(All pics copyright Steve Sainsbury/Rail Thing Amberley 20.5.1977)
When I was growing up in Littlehampton in the 60s and 70s we had two ways of getting to London - on the semi-fasts via Hove and Haywards Heath, or on the more direct (if slightly slower) Mid Sussex route. Whenever I could I chose the Mid Sussex. It runs through lovely Sussex countryside on the stretch between Arundel and Pulborough, with the Downs visible the whole time. And about midway is the station at Amberley (actually in Houghton). Now better known as the home of the Amberley Museum back in 1977 when these photos were taken there was little more than a tea room near the station.
The station has changed a bit - it was affected by a fire, the trains have changed and there's no longer a signalbox! But the views are still there - and of course you've a great reason to go now as it's the best way to get to the museum, which has a working narrow gauge railway as well as many other transport related exhibits.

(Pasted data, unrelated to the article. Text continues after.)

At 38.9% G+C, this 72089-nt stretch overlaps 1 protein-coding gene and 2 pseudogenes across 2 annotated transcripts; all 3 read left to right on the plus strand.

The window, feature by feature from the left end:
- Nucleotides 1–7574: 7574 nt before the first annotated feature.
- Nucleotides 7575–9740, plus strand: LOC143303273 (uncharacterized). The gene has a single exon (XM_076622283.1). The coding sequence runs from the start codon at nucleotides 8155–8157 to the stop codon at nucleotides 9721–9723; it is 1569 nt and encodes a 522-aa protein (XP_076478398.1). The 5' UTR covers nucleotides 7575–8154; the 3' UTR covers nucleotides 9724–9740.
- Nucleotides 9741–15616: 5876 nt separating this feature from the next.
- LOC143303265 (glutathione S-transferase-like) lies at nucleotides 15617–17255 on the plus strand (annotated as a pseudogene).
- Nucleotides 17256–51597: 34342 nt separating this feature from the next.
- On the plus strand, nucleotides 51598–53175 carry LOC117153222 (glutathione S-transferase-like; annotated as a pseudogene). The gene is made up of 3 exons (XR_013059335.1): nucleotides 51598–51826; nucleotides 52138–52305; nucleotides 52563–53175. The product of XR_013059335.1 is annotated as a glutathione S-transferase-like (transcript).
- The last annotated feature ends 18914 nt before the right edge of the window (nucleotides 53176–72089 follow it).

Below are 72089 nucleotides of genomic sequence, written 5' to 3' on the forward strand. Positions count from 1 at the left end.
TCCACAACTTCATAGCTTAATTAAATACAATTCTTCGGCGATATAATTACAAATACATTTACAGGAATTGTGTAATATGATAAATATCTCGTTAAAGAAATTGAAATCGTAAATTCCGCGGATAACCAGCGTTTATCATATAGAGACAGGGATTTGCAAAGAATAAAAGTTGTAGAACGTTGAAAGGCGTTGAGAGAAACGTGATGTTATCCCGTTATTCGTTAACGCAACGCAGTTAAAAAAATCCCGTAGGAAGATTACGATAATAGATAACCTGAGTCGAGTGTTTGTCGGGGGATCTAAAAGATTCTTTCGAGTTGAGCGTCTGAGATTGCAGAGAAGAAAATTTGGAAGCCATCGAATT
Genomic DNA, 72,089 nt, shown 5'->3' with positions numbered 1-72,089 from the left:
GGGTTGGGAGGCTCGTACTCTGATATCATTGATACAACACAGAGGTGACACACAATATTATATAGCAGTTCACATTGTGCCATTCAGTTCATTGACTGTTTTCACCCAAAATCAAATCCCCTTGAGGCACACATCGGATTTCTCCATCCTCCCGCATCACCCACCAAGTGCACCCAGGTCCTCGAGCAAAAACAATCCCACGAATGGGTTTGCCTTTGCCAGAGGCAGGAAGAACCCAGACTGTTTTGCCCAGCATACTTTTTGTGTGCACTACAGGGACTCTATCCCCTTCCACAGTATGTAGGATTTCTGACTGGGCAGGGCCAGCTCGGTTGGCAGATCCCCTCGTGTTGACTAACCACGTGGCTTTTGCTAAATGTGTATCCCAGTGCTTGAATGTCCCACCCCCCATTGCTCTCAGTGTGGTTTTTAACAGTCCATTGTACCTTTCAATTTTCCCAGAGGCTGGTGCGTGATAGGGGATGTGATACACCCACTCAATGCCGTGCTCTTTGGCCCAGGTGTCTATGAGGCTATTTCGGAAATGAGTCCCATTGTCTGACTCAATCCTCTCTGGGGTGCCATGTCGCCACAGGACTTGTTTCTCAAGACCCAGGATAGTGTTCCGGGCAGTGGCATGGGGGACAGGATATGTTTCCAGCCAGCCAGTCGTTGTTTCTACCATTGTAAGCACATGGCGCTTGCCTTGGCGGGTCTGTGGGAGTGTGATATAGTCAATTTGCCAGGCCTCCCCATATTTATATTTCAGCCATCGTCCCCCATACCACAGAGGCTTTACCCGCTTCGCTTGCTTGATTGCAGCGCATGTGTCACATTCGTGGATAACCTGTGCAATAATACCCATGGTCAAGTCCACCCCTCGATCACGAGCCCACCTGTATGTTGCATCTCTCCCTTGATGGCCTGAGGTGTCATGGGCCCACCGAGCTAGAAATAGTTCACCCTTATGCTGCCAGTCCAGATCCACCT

More info (from Wikipedia)
Amberley railway station is a railway station in West Sussex, England. It serves the village of Amberley, about half a mile away, and was opened by the London, Brighton and South Coast Railway. The Amberley Working Museum – a museum of industry – is accessed from the former station goods yard.
Opened by the London, Brighton and South Coast Railway, it became part of the Southern Railway during the Grouping of 1923. The station then passed on to the Southern Region of British Railways on nationalisation in 1948.
When Sectorisation was introduced in the 1980s, the station was served by Network SouthEast until the Privatisation of British Railways.
A signalbox is situated on Platform 2 under the station canopy.
There is an hourly service in each direction, northbound to London Victoria and southbound to Bognor Regis.